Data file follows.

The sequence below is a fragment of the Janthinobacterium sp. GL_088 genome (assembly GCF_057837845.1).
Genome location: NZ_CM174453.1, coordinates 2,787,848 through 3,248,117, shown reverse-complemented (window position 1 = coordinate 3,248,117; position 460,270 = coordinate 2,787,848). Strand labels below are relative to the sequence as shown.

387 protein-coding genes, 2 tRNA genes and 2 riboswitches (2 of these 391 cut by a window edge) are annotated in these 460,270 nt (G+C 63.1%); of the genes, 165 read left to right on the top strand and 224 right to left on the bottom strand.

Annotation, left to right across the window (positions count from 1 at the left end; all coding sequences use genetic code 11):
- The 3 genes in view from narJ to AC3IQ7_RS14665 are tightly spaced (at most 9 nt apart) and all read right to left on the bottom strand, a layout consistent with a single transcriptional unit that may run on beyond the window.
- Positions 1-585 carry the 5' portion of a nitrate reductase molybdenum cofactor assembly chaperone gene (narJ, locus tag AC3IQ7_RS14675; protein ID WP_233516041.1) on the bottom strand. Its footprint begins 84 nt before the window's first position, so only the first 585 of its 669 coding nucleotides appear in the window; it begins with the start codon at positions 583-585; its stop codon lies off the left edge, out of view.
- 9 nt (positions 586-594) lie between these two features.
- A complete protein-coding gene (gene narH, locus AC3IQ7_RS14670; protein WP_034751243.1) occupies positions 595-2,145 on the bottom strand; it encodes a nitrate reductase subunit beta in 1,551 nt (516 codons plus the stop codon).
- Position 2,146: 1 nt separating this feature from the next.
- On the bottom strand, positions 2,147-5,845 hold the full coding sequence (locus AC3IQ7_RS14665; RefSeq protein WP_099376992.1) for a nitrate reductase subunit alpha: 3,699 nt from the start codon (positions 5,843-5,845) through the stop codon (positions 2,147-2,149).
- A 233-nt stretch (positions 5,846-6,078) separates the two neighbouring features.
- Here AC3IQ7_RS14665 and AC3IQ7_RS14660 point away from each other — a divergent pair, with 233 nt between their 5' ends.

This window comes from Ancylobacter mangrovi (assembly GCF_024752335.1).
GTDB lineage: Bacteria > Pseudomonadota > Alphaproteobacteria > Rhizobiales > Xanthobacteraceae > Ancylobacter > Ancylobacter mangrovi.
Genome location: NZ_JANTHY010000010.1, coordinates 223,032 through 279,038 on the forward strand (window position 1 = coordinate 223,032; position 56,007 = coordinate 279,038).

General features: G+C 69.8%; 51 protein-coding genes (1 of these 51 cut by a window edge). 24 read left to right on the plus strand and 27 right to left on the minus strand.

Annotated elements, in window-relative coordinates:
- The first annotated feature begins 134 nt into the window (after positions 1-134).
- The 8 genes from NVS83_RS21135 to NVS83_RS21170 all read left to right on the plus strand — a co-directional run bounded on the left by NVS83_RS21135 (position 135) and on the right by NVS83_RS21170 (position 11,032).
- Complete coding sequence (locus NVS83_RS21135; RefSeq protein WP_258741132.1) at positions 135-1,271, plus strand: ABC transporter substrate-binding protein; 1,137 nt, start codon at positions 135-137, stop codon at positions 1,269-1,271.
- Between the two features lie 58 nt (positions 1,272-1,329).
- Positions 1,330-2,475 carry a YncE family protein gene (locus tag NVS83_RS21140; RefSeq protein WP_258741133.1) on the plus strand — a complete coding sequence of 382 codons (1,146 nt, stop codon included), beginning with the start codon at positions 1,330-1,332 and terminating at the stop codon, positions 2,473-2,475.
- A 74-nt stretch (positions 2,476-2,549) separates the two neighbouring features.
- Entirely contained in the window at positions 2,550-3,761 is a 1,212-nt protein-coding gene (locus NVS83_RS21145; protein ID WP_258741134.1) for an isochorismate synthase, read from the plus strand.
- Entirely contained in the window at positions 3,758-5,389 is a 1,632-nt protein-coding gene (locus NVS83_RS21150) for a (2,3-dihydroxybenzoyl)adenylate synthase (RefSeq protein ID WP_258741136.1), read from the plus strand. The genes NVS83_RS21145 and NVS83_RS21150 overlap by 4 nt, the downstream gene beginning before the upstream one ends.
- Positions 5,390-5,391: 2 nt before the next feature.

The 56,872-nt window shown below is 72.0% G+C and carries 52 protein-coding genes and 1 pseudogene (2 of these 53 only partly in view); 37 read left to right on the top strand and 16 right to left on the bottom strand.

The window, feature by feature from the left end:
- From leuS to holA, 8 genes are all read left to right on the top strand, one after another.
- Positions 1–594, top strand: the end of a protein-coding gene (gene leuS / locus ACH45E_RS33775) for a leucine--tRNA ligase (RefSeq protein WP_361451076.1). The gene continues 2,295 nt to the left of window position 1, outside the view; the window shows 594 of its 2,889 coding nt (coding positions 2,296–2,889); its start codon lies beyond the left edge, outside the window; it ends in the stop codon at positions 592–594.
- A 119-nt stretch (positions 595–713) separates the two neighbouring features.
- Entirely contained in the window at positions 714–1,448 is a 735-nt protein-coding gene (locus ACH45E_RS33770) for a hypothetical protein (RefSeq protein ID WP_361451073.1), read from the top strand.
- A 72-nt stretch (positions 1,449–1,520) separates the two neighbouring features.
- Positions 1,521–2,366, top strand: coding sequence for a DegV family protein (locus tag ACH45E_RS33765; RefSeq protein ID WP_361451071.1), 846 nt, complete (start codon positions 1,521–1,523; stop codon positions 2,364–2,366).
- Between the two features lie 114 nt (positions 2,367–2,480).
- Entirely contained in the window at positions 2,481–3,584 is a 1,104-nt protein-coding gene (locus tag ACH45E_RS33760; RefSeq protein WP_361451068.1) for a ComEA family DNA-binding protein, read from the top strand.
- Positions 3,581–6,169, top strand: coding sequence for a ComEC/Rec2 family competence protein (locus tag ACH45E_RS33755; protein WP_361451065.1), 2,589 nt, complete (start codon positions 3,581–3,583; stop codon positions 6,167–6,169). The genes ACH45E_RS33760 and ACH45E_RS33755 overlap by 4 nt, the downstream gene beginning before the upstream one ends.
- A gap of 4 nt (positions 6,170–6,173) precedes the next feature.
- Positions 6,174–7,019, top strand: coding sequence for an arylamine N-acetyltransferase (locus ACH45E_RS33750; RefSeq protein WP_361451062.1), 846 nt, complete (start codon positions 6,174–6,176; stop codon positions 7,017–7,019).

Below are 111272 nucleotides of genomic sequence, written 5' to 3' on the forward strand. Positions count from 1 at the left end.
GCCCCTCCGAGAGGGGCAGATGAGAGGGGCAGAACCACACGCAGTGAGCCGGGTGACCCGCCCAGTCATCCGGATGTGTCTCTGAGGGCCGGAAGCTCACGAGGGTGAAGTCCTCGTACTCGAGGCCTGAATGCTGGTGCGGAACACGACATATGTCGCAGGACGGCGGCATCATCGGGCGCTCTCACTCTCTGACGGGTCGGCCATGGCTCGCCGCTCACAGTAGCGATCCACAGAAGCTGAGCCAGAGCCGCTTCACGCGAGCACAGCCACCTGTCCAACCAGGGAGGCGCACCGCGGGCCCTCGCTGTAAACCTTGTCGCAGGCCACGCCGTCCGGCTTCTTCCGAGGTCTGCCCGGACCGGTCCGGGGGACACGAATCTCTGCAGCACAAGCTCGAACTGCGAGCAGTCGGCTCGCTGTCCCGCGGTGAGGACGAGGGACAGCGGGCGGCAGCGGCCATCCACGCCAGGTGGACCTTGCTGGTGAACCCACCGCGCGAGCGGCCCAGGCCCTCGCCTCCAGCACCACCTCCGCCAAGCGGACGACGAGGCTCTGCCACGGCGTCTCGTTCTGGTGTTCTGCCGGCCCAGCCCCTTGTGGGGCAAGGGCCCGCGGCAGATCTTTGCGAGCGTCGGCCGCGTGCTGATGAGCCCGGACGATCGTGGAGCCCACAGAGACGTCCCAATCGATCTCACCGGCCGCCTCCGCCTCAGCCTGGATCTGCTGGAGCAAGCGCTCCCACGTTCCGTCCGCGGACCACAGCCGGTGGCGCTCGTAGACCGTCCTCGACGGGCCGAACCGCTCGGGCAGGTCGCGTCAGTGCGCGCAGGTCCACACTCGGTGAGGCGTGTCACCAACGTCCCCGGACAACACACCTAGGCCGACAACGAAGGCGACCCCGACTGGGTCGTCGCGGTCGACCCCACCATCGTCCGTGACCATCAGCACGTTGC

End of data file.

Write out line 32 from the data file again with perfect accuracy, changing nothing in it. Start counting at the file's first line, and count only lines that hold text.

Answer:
- Entirely contained in the window at positions 714–1,448 is a 735-nt protein-coding gene (locus ACH45E_RS33770) for a hypothetical protein (RefSeq protein ID WP_361451073.1), read from the top strand.